Let’s rewind a little, back to spring time: “it was fine, the farmer down the road took all four of them!”  The alarm bell in my head is ringing!  Now, were those kittens neutered before going to the farm?  Did the farmer get them neutered?  The answer is more than likely no.

Now, let’s fast-forward to the following spring.  The farmer is happy, his little cats (3 females and a male) are doing a good job on the farm.  In April though, all three females give birth to a litter of kittens each.  It is their first litter and they only have two kittens each.  “Sure,” the farmer thinks, “a few more cats might come in handy; I have a big farm!  And maybe Jo will take a couple for his own farm.”  It’s still all fine, isn’t it?  Yes, except that during the summer, they give birth to more kittens, and again at the beginning of winter, except that those mostly die because of the severe weather.

13 11 26 a

Two years later, the farmer is looking at all the cats on his farm.  There are so many of them that he cannot feed them properly anymore.  His three little female cats have become useless at killing the rats and mice as they are so exhausted from giving birth, as for the tom, he is constantly chasing the females and has been seen at all the neighbouring farms.  Their offsprings are no good either, they have also started giving birth constantly, and now the younger generations are all sickly because they are inbred.  The farmer is looking at all the cats (he can’t even count how many there are) and is scratching his head “what to do?”.  He must admit that he did try to drown the kittens like his father and his grand-father used to do, but the females are very good at hiding the kittens in the hay, and to be honest, he likes the cats and does not want to harm them.  Maybe he should bring them to the vet to have them euthanised?  But, he cannot even catch the cats; they have gone completely wild!  He’ll talk to the vet though and see what he thinks…

14 02 06 c webThe vet is not too keen on having animals euthanised like that and if the farmer can’t catch the cats, how could he?  He’s heard of organisations doing Trap-Neuter-Return though, maybe they could help?  So the farmer gets in touch with such an organisation.  At first, he has a fit when he hears what it will cost, but it has to stop, and he needs his cats to be healthy so that they can do their job on the farm.  All the cats and kittens get trapped, most of them are neutered, but a few have to be euthanised as they are too sick.  They come back to the farm and a few weeks later, they look a lot healthier and the farm is once more clear of rats.  The farmer is still giving out at the vet bill, but he is glad that things have now gone back to normal.  Next time, he’ll make sure that the cats are neutered beforehand.  “Now, if only Jo could do the same thing on his farm, because how many does he have now?  A good 30 for sure!”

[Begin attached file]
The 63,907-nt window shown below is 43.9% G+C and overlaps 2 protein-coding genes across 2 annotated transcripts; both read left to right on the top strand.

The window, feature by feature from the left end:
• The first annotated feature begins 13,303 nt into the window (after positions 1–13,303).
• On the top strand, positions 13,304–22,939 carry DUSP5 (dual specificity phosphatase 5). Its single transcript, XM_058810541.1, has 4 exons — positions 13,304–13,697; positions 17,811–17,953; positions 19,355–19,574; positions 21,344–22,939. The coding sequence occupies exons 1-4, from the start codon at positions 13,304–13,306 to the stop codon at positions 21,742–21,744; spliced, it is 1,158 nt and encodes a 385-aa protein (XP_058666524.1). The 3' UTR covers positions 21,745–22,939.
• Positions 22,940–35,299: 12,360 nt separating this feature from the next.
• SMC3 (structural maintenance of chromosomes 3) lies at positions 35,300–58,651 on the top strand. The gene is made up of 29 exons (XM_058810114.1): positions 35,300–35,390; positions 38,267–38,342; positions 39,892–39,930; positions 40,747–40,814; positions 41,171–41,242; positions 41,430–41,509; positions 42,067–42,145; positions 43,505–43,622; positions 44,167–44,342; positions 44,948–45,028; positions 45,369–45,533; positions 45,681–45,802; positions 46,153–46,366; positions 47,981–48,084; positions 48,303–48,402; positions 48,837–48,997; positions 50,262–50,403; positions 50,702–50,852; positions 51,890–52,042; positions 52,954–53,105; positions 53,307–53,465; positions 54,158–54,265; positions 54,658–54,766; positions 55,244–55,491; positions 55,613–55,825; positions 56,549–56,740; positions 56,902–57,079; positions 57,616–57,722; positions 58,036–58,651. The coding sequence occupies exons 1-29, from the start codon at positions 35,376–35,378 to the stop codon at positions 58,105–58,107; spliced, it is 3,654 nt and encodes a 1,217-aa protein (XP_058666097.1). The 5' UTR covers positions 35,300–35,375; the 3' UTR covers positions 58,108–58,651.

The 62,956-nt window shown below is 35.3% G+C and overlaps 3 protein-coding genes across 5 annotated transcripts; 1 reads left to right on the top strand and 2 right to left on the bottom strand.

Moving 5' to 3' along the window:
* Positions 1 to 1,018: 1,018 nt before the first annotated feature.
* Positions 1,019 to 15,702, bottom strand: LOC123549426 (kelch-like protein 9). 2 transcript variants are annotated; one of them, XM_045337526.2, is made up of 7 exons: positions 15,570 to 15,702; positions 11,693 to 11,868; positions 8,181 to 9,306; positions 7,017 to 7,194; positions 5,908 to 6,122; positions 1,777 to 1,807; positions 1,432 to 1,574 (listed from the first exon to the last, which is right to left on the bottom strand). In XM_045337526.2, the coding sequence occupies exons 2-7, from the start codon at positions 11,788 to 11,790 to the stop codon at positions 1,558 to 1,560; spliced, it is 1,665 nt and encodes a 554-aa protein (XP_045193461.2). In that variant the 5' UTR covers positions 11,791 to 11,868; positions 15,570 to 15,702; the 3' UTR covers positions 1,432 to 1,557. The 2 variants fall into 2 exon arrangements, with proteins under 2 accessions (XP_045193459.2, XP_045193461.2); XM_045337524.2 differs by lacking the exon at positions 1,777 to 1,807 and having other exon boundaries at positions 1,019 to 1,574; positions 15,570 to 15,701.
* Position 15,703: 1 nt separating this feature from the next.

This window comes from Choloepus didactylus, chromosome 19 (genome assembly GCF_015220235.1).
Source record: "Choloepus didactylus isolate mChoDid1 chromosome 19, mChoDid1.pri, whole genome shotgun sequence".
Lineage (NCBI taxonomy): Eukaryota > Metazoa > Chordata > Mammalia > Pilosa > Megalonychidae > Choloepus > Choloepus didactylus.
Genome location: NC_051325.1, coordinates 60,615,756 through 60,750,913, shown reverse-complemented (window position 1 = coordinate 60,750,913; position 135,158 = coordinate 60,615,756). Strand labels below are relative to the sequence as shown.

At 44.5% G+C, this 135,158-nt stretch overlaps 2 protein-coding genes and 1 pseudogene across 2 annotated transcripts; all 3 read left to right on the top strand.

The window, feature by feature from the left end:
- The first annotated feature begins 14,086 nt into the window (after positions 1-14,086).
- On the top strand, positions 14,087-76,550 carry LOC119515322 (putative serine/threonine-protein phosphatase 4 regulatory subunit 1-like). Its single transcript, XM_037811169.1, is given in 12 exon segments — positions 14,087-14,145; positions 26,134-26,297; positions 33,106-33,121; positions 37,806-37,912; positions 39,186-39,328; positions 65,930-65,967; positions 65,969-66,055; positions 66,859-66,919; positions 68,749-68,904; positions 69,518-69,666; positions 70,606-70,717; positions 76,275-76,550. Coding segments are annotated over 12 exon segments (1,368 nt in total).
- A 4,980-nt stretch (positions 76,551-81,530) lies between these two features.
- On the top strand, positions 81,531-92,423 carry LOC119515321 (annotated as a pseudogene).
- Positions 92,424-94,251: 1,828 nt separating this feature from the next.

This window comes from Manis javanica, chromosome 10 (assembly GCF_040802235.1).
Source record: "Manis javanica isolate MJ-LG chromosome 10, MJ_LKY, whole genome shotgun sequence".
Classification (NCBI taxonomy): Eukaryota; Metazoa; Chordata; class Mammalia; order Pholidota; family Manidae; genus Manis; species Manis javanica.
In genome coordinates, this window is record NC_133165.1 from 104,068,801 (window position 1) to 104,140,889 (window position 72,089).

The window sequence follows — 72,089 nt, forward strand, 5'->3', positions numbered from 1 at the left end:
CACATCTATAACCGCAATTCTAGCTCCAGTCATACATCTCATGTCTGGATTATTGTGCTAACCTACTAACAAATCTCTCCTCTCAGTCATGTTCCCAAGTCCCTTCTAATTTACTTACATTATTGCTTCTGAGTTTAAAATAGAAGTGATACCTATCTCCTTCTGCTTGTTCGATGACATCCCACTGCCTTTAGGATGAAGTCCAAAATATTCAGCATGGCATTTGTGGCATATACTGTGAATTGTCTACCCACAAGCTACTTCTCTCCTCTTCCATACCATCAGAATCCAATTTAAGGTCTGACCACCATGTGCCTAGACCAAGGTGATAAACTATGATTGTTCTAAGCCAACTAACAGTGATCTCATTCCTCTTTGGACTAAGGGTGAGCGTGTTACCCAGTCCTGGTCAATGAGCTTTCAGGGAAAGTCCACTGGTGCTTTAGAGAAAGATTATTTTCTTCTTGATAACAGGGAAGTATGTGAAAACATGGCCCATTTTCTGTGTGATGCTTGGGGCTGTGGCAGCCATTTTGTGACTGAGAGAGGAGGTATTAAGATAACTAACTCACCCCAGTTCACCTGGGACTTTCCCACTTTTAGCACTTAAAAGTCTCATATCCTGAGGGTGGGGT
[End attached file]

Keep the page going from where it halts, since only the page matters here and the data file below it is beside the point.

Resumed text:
Can you remember what the caller said initially?  “I would hate to see an animal suffer.”  Of course, she hadn’t realised what would happen as the farmer is a good guy and wouldn’t harm an animal, but by rehoming unneutered kittens, she has unknowingly been responsible for a great deal of suffering.  Or maybe she thought that it wasn’t her problem?  How about when the cats start to wander away from the farm because there isn’t any food and start to come to her garden where she is still feeding the little stray, the mother of them all?  Does it become her problem then?

Free ads

Websites are full of “Kittens Free to Good Home” ads, but what does it really mean?

I think that in the work we do, convincing people to have kittens neutered before rehoming is actually the biggest challenge.  Sometimes, it’s just because they don’t know that kittens can be neutered at such an early age (see info here), but most of the time, they don’t see the point since they are going to find “good homes” for the kittens.  Why should it be their responsibility?  Times and times again, we explain that if these are actually good homes, then the adopter will not mind giving a donation to cover for the cost of neutering.  In fact, they are quite happy to do so since it saves them the bother of having to bring the kittens.  In other cases, they think that it is not their problem since the cat isn’t actually theirs.  Maybe so, but we all need to start taking responsibility if we want to put a stop to the problem of cat over-population.  It is not one individual’s problem, it actually has become a society’s problem and we all need to start taking responsibility.

Disclaimer: the story above is fictional, although it is based on real experiences.  It wasn’t written with the intention of criticising anyone, but rather with the intention of educating.  Take responsibility too: educate those around you and spread the word about the importance of neutering!

Spay that Stray